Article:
Chronic red blood cell (RBC) transfusion therapy can prevent new and progressive stroke in Sickle Cell Disease (SCD), as shown by multiple clinical trials in SCD including the STOP 1&2, SIT, and SWITCH trials. Middle cerebral artery time-averaged mean velocity (MCA velocity), measured by Trans-cranial Doppler Ultrasound (TCD), is a clinical biomarker utilized to initiate chronic RBC transfusion to reduce stroke risk in children with SCD. However, MCA velocity measured by TCD lacks sensitivity and specificity in predicting stroke. Most SCD patients with high MCA velocity do not experience overt stroke, while 10-20% of SCD children will have new strokes on chronic RBC transfusion in spite of normalized MCA velocity.
Prior studies showed an association with high MCA velocity and MCA narrowing when TCD and angiography were performed after RBC transfusion to target a hematocrit (HCT) > 30%. HCT adjustments addressed effects of anemia and higher cardiac output (Adams et al, 1992; Stroke PMID 1636180). Nevertheless, HCT adjustments may not always be used for routine TCD. Thus, despite the substantial decrease in strokes with TCD screening, there may be significant lack of specificity that leads to unnecessary RBC transfusion resulting from TCD screening in non-optimal conditions. Due to these concerns, we undertook a detailed study assessing MCA velocity by TCD immediately pre- and post-transfusion in SCD patients.
The study was approved by the Children's Hospital Los Angeles Institutional Review Board. SCD and thalassemia patients who receive chronic transfusion had pre- and post-transfusion blood laboratory tests and MCA velocity measurements by TCD (GE Vivid I, FE Medical Systems Ultrasound Israel Ltd., Israel). The TCD ultrasound probe was placed on left and right trans-temporal window, landmarks were visualized, and MCA velocity data were collected in 1.7mm depth increments from 65mm to 35mm depth. Magnetic resonance angiography was not done at the time of these measurements. Data was recorded and analyzed in JMP Pro Version 13.0.
SCD patients (n=24) had a median and interquartile range of 15 years & 14-18 years, with 18 females & 6 males, received 90 transfusions, and 70% of the patients had 3 transfusion events with repeat studies. Seventeen patients received simple RBC transfusion and 7 received red cell exchange. The thalassemia control population received simple transfusion (n=11; 48 transfusion events).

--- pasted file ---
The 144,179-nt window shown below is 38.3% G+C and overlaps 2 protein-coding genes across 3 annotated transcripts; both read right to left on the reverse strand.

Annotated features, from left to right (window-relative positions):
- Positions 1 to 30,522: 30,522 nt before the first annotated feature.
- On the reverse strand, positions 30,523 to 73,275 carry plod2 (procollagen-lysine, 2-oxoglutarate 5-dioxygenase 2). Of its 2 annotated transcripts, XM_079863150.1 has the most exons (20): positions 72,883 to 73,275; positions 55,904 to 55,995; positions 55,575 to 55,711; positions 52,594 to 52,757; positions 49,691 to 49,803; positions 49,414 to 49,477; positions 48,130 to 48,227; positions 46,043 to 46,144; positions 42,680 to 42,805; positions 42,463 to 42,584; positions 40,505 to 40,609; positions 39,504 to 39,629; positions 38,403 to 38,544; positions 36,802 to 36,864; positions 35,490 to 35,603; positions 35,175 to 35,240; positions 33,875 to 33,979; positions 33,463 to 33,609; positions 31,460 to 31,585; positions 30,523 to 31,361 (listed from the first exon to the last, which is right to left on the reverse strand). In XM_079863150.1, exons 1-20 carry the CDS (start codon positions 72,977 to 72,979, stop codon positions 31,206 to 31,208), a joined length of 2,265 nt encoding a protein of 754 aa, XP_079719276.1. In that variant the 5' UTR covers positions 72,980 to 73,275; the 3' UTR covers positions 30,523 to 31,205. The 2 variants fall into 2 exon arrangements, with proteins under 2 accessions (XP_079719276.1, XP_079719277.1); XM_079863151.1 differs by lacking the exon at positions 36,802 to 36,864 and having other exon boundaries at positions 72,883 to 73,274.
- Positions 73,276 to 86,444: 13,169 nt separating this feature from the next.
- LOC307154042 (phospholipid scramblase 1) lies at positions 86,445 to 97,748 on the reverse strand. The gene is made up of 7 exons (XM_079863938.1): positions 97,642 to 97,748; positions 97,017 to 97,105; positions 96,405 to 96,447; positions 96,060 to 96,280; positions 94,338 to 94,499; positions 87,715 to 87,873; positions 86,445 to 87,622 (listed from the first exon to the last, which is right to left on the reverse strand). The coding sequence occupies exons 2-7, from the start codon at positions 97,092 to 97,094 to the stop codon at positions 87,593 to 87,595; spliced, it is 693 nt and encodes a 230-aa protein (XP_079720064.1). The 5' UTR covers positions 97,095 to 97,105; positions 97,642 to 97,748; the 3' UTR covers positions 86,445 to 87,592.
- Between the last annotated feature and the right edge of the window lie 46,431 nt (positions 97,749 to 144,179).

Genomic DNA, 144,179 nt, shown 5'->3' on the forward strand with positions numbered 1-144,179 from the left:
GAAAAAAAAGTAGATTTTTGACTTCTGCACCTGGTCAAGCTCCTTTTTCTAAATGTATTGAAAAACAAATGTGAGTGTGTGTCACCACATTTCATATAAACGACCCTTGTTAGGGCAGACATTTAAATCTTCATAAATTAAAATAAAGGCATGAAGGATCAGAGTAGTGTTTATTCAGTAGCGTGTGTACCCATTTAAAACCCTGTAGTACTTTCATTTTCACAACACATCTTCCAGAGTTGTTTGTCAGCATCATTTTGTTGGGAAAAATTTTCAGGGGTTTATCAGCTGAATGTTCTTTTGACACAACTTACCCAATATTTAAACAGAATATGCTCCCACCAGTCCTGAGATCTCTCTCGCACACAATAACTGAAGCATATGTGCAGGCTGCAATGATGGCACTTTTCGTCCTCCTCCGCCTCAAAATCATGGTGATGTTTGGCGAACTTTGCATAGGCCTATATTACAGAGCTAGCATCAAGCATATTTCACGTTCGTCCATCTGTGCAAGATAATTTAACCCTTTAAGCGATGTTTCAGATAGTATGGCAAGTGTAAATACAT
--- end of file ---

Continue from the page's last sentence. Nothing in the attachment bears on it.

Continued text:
Figure 1 shows the relation of MCA velocity compared to HCT in all subjects. There is a highly significant negative correlation showing lower HCT is associated with higher MCA velocity (Dots = TAMV measurements; lines = average TAMV measurements at different TCD depths; R2=0.12, F(1,4270)=556, p<.001). Figure 2 & 3 show that the MCA velocity measurement depends on depth of the TCD measurement. This accounts for a significant part of the variance evident in Figure 1. On average, a rise in HCT from a typical level in SCD of 21% to 31% would result in a 14% drop in TCD velocity. To illustrate the variable impact of acute PRBC transfusion among subjects, we show the MCA velocity response to RBC transfusion in two SCD patients (Figure 2&3: blue ♦=Pre-transfusion, red ♦=Post-transfusion). Patient 1 showed a 37% drop in MCA velocity following RBC transfusion on three occasions (∆HCT=7.5±1.7%; n=3; Figure 2) whereas Patient 2 showed only an 11% drop in MCA velocity following RBC transfusion (∆HCT=6.2±1.3%, n=5, Figure 3).
These data show a striking relationship between anemia and TCD velocity, and that RBC transfusion can alter MCA velocity. Even an 11% increase in hemoglobin such as that seen in the low-responder in Figure 3 could change a patient classification from high-risk to conditional TCD. These data also show the significant sensitivity of MCA velocity to the depth of measurement (Figure 2 & 3). The investigators in the STOP study went to extreme ends to standardize these measurements. Nonetheless, TCD measures may not be done with such rigor in clinical settings. It is clear that standard TCD screening has been of tremendous benefit to SCD patients, and many enjoy a good quality of life as a result. Our data suggest that the specificity of TCD screening could be improved if testing was done at an HCT> 30%. Quantifiable blood, patient, and measurement factors can impact TCD MCA velocity and clinical decisions that commit children to years of RBC transfusions.
Coates:ApoPharma: Consultancy, Honoraria; Celgene Corp.: Consultancy; Vifor Pharma: Consultancy; Sangamo: Consultancy, Honoraria.
Asterisk with author names denotes non-ASH members.